Climate change is transforming how companies conduct business. With the start of the new year around the corner, many companies will be creating contingency plans to prepare for the natural impacts of climate change.
Although many companies are worried about the effects of climate change, implementing preparations is another matter. CNN reports that while “80% of the largest companies expect climate change to result in major changes including extreme weather patterns, some firms have not yet studied the issue closely." Meanwhile, it is estimated climate change will affect the world's largest public companies by nearly $1 trillion over the next five years.
According to the Harvard Business Review, the scale of climate change catastrophe will depend on what businesses do over the next decade. That's despite a report by CDP, a U.K.-based nonprofit, that reviewed nearly 7,000 companies and found that few, if any, corporations include board-level oversight of climate-related risks.
If you are trying to grow your business, create strategic partnerships, or be more sustainable, it's important to know what next steps to take in 2020 to keep up with these rapidly changing times.
Climate Change Vulnerabilities
First, take stock of where you are potentially vulnerable to climate change as a company. The specific concerns can vary greatly depending on your geographic region, the type of business, and the size and infrastructure your company manages. For example, maybe your company sits near a coast, where low sea level could make flooding an issue. Maybe you're in a drought-stricken region that is focusing more on water conservation, and risk business expenses rising if water shortages become more acute.
Climate change will cause business interruptions, such as higher costs due to direct damages from severe weather. There are also indirect impacts that can increase prices or demand for important resources that will become more essential — say, the cost of importing goods in a hurricane-prone location. That's why it's important to take stock of potential problems and create a climate change strategy for your business now, before prices escalate.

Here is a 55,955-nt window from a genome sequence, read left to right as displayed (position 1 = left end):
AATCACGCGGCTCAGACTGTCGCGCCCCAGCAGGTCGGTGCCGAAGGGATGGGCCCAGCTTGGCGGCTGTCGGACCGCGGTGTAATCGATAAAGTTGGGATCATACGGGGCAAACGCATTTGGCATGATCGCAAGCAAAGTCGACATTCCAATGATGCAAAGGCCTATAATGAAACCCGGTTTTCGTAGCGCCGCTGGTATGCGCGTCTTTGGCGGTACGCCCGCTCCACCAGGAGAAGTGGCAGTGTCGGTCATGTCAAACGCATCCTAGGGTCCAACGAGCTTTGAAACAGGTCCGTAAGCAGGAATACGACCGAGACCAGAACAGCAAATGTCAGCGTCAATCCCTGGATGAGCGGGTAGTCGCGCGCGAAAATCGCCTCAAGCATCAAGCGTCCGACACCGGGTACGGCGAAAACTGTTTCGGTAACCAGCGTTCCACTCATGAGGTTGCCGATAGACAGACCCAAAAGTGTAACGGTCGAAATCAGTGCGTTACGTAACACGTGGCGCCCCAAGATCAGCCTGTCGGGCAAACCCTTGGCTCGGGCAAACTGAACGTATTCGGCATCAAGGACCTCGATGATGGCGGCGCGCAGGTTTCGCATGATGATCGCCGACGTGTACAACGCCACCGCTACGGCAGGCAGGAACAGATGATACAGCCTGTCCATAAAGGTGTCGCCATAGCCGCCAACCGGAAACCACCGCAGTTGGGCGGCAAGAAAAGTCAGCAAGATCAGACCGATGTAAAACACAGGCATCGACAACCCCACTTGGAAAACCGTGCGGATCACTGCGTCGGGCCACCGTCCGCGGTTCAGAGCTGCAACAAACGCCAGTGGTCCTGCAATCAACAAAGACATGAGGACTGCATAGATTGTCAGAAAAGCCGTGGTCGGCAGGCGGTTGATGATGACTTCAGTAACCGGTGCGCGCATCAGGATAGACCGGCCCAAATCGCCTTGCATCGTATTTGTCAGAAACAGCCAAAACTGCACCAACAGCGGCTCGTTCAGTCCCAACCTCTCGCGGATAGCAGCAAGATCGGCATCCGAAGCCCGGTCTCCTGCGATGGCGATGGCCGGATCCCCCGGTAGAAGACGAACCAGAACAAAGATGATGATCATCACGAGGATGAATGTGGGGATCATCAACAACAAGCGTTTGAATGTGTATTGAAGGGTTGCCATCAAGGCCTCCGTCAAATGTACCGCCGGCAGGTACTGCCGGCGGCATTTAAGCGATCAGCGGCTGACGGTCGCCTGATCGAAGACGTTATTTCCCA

Create New Business Partnerships
There are ways even small business entrepreneurs can assess their impact on the environment, and how the environment might impact them. For example, The Climate Group, a nonprofit founded by former vice president Al Gore, helps businesses and local leaders find creative ways to partner with government entities and companies. The group offers local chapters and three-day training seminars to help companies and entrepreneurs. Other businesses have simply invested in solar power to reduce energy consumption and energy bills.
Also, consider partnering with PODS for cost-effective options by using PODS containers to protect items from more extreme weather conditions. PODS offers sturdy, steel-frame containers to keep your items protected from the elements, and those containers can be transported to one of our indoor storage facilities.
If you do decide to rework buildings in your disaster response efforts, such as adding solar panels to the roof or erected sea walls to keep water at bay, a PODS container on-site can store any construction equipment, or office furniture and supplies during construction.
By starting the new year off with planning for climate change and preparing for the natural disasters they will likely bring, you can help reduce overall expenses and help mitigate potential climate change risks that will become more pervasive in the years to come.
PODS understands the challenges and importance of protecting your valuable assets while managing the impact of climate change and natural disasters. With over two decades of experience, our team of specialists is ready to help as you craft your climate change initiatives and disaster response strategies for 2020.
Want to learn more about how we can support your organization? Check out PODS enterprise business solutions today.
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